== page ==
Double Fire Exit Door: This door is available as a double or leaf and a half, and will suit openings sized from 1295mm to 1995mm wide. This door comes pre-installed with the Exidor 285a Single Point push bar on the active door, and the Exidor 294a 2 point push bar with adjustable shoot bolts on the passive door.

Security Fire Exit Door: Our Security Fire Exit door boasts a thicker gauge steel (nearly twice as thick) than the Standard Duty Fire Exit Door, a higher security 2 point Exidor panic bar and has a larger range of sizes than the standard fire exit door.

Fire Exit Door Accessories

Outside Access Devices (OAD)Image of Exidor 294 push bar fitted to security fire exit door

The main purpose of a fire exit is for easy escape out of a building in case of an emergency. Sometimes though external access is also required, and, in that instance, the door can be fitted with an outside access device (OAD).  We are very proud to supply Exidor OADs for all of our doors based on their robust and reliable performance, and have a variety of styles including lever, knob and code lock operated devices.

Panic Bars

Unsurprisingly, all of our emergency exit doors are fitted with Exidor Panic Bars again, due to their superior construction and reliability. If you’re looking to purchase replacement parts or alternative panic furniture such as a push pad version, we also stock a variety of these available to purchase online.

Fire Escape Signage

Legislation states that a fire exit must be clearly marked and kept free of obstructions. All of our emergency escape doors are supplied with the relevant signage required including ‘Push bar to open’ and ‘Fire Exit Keep Clear’ stickers. We also supply these as add on items should you need to purchase them individually.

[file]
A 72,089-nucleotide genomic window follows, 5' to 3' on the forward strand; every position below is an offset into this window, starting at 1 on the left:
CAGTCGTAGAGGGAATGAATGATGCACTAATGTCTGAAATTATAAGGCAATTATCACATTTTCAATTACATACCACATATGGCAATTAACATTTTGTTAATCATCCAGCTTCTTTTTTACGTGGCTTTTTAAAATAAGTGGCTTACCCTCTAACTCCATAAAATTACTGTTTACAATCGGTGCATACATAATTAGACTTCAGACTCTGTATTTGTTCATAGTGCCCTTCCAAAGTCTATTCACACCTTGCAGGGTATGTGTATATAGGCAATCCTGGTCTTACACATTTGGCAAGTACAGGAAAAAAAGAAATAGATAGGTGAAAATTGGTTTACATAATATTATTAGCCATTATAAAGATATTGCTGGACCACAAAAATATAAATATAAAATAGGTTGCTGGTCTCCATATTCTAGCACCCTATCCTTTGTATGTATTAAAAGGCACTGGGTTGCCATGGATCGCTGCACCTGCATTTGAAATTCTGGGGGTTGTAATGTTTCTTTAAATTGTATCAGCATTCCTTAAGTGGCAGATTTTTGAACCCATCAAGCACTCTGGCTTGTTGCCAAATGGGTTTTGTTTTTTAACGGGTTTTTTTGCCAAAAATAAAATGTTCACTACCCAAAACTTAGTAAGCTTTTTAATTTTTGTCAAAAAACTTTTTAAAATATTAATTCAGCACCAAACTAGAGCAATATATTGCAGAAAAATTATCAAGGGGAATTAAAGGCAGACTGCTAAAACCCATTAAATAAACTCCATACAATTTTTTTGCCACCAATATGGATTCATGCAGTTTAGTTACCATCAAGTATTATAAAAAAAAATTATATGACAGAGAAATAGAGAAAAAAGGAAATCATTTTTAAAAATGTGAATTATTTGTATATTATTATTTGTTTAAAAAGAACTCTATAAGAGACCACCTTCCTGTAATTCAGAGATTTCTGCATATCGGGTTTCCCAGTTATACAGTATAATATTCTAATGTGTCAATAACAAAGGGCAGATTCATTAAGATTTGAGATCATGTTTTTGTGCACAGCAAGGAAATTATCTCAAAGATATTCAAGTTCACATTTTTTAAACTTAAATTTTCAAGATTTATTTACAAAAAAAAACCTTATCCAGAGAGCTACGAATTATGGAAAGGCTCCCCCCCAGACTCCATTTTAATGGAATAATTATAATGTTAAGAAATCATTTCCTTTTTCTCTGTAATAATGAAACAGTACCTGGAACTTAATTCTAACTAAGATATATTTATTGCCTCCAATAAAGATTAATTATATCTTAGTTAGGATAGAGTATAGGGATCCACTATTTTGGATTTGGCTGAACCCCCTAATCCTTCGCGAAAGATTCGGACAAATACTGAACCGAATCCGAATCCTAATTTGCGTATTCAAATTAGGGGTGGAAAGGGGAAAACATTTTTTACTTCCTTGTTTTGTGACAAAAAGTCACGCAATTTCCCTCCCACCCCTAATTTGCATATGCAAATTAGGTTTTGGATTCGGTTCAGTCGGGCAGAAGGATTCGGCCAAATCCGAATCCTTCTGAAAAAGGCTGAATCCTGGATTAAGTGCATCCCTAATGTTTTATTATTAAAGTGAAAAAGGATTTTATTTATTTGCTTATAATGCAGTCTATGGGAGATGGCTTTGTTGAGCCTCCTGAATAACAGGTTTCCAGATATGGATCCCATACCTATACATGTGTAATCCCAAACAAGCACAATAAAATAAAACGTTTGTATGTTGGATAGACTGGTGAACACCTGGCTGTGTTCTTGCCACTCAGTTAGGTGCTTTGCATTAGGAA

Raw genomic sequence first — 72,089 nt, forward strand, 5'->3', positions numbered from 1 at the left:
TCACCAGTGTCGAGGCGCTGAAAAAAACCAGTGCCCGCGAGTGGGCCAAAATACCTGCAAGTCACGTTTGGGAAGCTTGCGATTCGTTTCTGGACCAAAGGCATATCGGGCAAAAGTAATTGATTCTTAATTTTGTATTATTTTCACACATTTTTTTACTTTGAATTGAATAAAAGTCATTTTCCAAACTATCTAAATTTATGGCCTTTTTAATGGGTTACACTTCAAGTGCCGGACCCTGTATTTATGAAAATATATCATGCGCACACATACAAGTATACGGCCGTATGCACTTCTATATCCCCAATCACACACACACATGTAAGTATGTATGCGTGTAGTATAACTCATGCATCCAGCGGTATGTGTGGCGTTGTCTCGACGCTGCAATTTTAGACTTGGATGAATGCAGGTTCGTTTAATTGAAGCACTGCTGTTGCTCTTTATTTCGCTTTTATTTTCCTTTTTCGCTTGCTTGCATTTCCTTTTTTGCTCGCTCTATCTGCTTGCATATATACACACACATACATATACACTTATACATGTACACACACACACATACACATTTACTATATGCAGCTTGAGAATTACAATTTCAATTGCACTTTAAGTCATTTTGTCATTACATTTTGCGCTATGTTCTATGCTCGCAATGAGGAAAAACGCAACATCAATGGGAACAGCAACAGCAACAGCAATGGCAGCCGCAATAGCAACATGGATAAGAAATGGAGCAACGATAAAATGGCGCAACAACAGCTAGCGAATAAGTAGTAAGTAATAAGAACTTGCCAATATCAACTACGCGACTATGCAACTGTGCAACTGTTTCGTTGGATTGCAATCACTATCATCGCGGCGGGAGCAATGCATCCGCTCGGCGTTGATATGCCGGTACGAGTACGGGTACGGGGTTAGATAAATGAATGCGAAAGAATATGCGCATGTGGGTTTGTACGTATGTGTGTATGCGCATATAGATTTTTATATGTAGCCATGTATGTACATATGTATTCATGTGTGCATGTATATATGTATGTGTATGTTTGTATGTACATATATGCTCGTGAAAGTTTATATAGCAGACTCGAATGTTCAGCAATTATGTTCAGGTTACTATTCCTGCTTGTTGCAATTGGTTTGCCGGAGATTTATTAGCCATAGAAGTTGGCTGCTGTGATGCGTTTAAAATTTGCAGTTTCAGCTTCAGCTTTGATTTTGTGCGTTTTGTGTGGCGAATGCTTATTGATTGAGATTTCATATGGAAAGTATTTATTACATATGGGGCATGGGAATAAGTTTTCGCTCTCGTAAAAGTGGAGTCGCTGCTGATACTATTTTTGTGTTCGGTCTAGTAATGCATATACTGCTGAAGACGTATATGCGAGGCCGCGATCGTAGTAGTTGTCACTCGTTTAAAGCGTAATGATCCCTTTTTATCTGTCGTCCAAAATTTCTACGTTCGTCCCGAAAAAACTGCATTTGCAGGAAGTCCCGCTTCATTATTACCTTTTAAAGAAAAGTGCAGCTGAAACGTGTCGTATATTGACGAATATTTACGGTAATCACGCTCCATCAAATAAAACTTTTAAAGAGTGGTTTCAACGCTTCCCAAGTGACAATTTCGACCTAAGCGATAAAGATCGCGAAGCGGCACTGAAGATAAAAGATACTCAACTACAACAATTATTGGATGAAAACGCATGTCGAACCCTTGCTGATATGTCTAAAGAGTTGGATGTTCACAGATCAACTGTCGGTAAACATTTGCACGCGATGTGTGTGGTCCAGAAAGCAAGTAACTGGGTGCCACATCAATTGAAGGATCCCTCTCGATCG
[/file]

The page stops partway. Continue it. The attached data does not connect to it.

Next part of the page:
5 Top Tips for Fire Exit Regulations

Poor safety practices with fire exit doors can have catastrophic consequences should the worst happen. The following are Latham’s Top Tips for ensuring your emergency exit door is functioning appropriately though we would always recommend you consult the relevant authority should you have any queries or concerns:

  1. Ensure doors are checked regularly to report and action any issues that may arise which impacts the functioning of the door
  2. Make sure there are no obstructions blocking the fire escape
  3. Ensure your door has the relevant signage required and is clearly sited on the door. If you plan on painting your fire escape/door, make sure you use fire-retardant paint.
  4. Ensure your fire door opens in the correct direction to allow for quick and easy escape during an emergency.
  5. Ensure that your fire exit doors can be easily accessed and opened by anyone in the building, and have a robust procedure to cater for those who are less mobile in the case of an emergency.

For any further information regarding any of our steel security fire exit doors contact us